However, this conditions not only a favor for the Mexican immigrants only, but also immigrants for all parts of the world, and as a result, there is stiff competition for jobs. American society has become more receptive than it was before and it has become easy for an immigrant from any part of the world to adapt quickly and grow integrated into their society.
The foreign-born Mexicans have a higher command of English, and their writings skills cannot be matched with those of the earlier immigrants. This is because the foreign-born Mexicans have benefited from the American education systems which have been a significant advantage to them. Studies conducted in 2017 indicated that more than 67 percent of the Americans showed good proficiency in English as compared to 48 percent of the immigrants in the United States(Honigsfeld & Giouroukakis, 2014). These results are expected two improve in the future as more immigrants get assimilated into the American education system which will equip them with the necessary skills needed to be useful in American society.
Age, Education and Employment
Studies have shown that the Mexican immigrants have a slightly younger age as compared to the entire population of the foreign-born immigrants, but they are much older when compared to the people of the native-born Americans. The median age of the Mexicans that lived in the United States was found to be 43 years, all the other immigrants had 45 years, and the American born showed a median of 36 years (Gan et al., 2018). The Mexican immigrants compared to the other immigrants attain the working-age faster.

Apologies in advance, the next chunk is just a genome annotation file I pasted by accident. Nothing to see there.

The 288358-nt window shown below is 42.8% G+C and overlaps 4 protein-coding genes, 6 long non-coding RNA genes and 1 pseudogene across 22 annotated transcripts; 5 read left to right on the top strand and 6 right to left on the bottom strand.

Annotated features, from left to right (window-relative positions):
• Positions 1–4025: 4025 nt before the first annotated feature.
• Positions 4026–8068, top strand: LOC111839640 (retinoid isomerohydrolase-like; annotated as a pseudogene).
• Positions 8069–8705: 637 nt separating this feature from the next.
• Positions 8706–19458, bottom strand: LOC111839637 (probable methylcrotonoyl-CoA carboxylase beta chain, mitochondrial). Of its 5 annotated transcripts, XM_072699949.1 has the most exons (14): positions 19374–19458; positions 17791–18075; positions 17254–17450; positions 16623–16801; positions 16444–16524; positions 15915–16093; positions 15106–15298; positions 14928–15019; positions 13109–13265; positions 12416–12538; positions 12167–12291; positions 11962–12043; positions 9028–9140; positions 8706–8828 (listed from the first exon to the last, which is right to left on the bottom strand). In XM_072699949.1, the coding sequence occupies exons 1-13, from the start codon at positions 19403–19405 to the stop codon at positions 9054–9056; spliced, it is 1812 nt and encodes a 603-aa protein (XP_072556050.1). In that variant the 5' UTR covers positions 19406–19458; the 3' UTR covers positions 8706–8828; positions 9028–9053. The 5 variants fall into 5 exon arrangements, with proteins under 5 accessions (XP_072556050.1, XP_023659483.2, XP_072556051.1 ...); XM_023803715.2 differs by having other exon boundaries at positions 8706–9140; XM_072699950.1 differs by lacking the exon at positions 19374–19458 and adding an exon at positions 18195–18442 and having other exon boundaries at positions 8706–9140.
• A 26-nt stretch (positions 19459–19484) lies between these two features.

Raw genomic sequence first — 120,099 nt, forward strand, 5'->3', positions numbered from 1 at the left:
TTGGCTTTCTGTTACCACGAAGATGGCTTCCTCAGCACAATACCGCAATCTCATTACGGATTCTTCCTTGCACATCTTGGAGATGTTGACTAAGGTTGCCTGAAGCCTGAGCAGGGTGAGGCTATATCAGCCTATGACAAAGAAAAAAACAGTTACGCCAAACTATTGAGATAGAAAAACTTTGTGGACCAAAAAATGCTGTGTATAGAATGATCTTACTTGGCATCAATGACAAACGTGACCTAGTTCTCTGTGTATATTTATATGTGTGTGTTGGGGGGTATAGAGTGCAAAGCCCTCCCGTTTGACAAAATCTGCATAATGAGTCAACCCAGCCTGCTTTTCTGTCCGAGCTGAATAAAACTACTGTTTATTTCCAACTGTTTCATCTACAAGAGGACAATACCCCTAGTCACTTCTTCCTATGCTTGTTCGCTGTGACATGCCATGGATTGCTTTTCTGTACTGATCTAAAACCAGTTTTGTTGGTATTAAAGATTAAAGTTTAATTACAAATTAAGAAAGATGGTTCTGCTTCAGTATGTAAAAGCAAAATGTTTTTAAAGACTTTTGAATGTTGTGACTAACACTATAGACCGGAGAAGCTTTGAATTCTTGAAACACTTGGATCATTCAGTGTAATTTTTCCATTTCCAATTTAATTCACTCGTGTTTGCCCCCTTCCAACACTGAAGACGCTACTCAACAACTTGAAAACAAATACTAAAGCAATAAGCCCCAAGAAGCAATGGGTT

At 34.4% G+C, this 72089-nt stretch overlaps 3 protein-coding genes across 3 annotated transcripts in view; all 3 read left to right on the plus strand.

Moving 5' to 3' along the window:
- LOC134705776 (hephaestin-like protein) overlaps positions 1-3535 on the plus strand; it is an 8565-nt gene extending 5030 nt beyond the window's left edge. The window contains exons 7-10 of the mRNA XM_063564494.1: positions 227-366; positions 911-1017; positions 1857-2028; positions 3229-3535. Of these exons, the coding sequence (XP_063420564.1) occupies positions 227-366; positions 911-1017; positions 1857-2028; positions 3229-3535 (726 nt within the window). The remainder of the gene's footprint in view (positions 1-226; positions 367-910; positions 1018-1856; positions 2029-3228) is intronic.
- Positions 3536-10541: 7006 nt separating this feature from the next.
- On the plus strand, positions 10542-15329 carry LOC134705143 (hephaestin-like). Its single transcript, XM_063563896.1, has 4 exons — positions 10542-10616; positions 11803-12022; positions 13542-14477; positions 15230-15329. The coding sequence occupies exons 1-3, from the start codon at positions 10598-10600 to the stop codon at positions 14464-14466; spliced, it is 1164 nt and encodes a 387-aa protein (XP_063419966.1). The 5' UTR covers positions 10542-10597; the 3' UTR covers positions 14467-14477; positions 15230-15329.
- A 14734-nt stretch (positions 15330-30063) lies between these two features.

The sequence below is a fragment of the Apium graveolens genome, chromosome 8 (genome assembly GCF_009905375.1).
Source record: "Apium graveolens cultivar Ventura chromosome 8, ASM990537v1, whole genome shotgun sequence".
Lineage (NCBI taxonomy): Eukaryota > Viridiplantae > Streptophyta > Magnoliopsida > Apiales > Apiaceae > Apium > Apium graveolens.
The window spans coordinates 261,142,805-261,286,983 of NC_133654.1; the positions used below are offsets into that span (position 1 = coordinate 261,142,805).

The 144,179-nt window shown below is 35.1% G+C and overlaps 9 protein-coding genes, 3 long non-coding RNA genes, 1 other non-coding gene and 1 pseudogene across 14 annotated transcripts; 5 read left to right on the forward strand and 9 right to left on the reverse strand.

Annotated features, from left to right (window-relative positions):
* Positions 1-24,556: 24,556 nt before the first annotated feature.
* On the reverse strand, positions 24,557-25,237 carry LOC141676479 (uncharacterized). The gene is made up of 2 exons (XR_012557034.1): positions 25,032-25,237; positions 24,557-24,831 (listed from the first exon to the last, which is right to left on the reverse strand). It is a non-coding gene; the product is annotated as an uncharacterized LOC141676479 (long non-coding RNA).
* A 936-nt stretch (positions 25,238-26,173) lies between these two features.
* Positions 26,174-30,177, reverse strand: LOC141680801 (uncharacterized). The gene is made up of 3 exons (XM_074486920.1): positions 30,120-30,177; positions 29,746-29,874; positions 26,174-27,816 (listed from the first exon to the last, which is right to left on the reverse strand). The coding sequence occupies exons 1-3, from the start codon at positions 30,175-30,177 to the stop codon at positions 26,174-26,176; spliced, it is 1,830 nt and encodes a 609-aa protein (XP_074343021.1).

Studies also show that the Mexican immigrants of the age of 25 years and above have a lower accomplishment in education as compared to the overall foreign-born Mexicans and the Native Americans. The Mexican adults that lacked a high school diploma in 2017 were 55 percent, compared to 28 percent of the total immigrants and only 9 percent of the Native Americans did not have an award (Rowan, 2016). The Mexican immigrants that had a bachelor's degree were approximately 7 percent. Those statistics indicated that Mexican immigrants were a mix of learned and semi-learned individuals (Gee, 2016).
Income and Poverty
The native people in America have a higher salary compared to the Mexican immigrants. According to reports in 2017, the median income of the Mexican immigrant was $ 44,700 while that of the US-born was approximately $60,000 (Rowan, 2016).
Immigration Pathways and Naturalization
The overall immigrants are more likely to be naturali...